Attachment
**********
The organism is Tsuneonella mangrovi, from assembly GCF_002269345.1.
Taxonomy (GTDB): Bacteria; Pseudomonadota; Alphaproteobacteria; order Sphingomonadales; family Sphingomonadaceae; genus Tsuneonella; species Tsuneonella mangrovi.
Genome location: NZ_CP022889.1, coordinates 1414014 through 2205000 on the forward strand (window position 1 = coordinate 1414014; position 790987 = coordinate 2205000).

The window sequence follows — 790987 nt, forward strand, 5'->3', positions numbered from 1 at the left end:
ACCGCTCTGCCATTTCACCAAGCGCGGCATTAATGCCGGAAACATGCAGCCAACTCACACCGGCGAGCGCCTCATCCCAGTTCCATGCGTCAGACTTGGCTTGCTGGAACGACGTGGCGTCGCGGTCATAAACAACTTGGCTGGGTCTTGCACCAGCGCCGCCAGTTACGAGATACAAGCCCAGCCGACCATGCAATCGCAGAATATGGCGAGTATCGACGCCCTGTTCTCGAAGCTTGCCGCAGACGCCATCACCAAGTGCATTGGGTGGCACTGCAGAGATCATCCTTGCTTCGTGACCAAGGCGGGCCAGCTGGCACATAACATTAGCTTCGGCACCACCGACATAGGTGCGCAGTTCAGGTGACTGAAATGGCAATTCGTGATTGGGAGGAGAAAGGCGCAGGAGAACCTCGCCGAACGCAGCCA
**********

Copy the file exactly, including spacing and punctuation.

The organism is Tsuneonella mangrovi, from assembly GCF_002269345.1.
Taxonomy (GTDB): Bacteria; Pseudomonadota; Alphaproteobacteria; order Sphingomonadales; family Sphingomonadaceae; genus Tsuneonella; species Tsuneonella mangrovi.
Genome location: NZ_CP022889.1, coordinates 1414014 through 2205000 on the forward strand (window position 1 = coordinate 1414014; position 790987 = coordinate 2205000).

The window sequence follows — 790987 nt, forward strand, 5'->3', positions numbered from 1 at the left end:
ACCGCTCTGCCATTTCACCAAGCGCGGCATTAATGCCGGAAACATGCAGCCAACTCACACCGGCGAGCGCCTCATCCCAGTTCCATGCGTCAGACTTGGCTTGCTGGAACGACGTGGCGTCGCGGTCATAAACAACTTGGCTGGGTCTTGCACCAGCGCCGCCAGTTACGAGATACAAGCCCAGCCGACCATGCAATCGCAGAATATGGCGAGTATCGACGCCCTGTTCTCGAAGCTTGCCGCAGACGCCATCACCAAGTGCATTGGGTGGCACTGCAGAGATCATCCTTGCTTCGTGACCAAGGCGGGCCAGCTGGCACATAACATTAGCTTCGGCACCACCGACATAGGTGCGCAGTTCAGGTGACTGAAATGGCAATTCGTGATTGGGAGGAGAAAGGCGCAGGAGAACCTCGCCGAACGCAGCCA